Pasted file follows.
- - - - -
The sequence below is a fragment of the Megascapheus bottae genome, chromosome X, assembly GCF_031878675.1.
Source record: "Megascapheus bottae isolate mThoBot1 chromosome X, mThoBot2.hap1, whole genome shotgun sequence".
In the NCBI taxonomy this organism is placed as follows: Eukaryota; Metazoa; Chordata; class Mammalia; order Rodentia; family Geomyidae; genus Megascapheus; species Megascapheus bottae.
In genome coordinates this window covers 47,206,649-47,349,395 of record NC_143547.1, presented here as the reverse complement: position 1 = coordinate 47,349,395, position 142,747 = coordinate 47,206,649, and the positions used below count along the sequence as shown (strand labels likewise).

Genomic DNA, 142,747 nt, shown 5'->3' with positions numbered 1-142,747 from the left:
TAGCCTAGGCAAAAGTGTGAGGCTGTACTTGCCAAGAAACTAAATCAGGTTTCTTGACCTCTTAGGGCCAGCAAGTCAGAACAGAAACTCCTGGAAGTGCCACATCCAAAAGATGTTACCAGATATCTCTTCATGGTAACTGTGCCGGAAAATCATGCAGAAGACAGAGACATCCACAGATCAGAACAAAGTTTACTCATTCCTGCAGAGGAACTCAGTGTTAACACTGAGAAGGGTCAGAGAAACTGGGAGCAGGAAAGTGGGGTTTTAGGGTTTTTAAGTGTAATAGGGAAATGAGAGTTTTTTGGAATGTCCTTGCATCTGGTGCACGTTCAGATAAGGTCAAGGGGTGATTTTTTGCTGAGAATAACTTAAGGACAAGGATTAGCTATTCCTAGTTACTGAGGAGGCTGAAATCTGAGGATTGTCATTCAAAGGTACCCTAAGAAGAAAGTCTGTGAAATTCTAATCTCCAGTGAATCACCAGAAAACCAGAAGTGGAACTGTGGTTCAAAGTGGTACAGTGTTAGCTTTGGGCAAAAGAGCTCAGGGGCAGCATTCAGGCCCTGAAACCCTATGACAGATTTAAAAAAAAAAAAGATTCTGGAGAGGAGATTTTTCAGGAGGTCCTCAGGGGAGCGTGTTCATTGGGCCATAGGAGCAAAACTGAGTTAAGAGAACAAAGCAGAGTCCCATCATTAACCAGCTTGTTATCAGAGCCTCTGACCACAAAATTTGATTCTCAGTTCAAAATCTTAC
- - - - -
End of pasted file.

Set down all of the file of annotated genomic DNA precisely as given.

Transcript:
The sequence below is a fragment of the Megascapheus bottae genome, chromosome X, assembly GCF_031878675.1.
Source record: "Megascapheus bottae isolate mThoBot1 chromosome X, mThoBot2.hap1, whole genome shotgun sequence".
In the NCBI taxonomy this organism is placed as follows: Eukaryota; Metazoa; Chordata; class Mammalia; order Rodentia; family Geomyidae; genus Megascapheus; species Megascapheus bottae.
In genome coordinates this window covers 47,206,649-47,349,395 of record NC_143547.1, presented here as the reverse complement: position 1 = coordinate 47,349,395, position 142,747 = coordinate 47,206,649, and the positions used below count along the sequence as shown (strand labels likewise).

Genomic DNA, 142,747 nt, shown 5'->3' with positions numbered 1-142,747 from the left:
TAGCCTAGGCAAAAGTGTGAGGCTGTACTTGCCAAGAAACTAAATCAGGTTTCTTGACCTCTTAGGGCCAGCAAGTCAGAACAGAAACTCCTGGAAGTGCCACATCCAAAAGATGTTACCAGATATCTCTTCATGGTAACTGTGCCGGAAAATCATGCAGAAGACAGAGACATCCACAGATCAGAACAAAGTTTACTCATTCCTGCAGAGGAACTCAGTGTTAACACTGAGAAGGGTCAGAGAAACTGGGAGCAGGAAAGTGGGGTTTTAGGGTTTTTAAGTGTAATAGGGAAATGAGAGTTTTTTGGAATGTCCTTGCATCTGGTGCACGTTCAGATAAGGTCAAGGGGTGATTTTTTGCTGAGAATAACTTAAGGACAAGGATTAGCTATTCCTAGTTACTGAGGAGGCTGAAATCTGAGGATTGTCATTCAAAGGTACCCTAAGAAGAAAGTCTGTGAAATTCTAATCTCCAGTGAATCACCAGAAAACCAGAAGTGGAACTGTGGTTCAAAGTGGTACAGTGTTAGCTTTGGGCAAAAGAGCTCAGGGGCAGCATTCAGGCCCTGAAACCCTATGACAGATTTAAAAAAAAAAAAGATTCTGGAGAGGAGATTTTTCAGGAGGTCCTCAGGGGAGCGTGTTCATTGGGCCATAGGAGCAAAACTGAGTTAAGAGAACAAAGCAGAGTCCCATCATTAACCAGCTTGTTATCAGAGCCTCTGACCACAAAATTTGATTCTCAGTTCAAAATCTTAC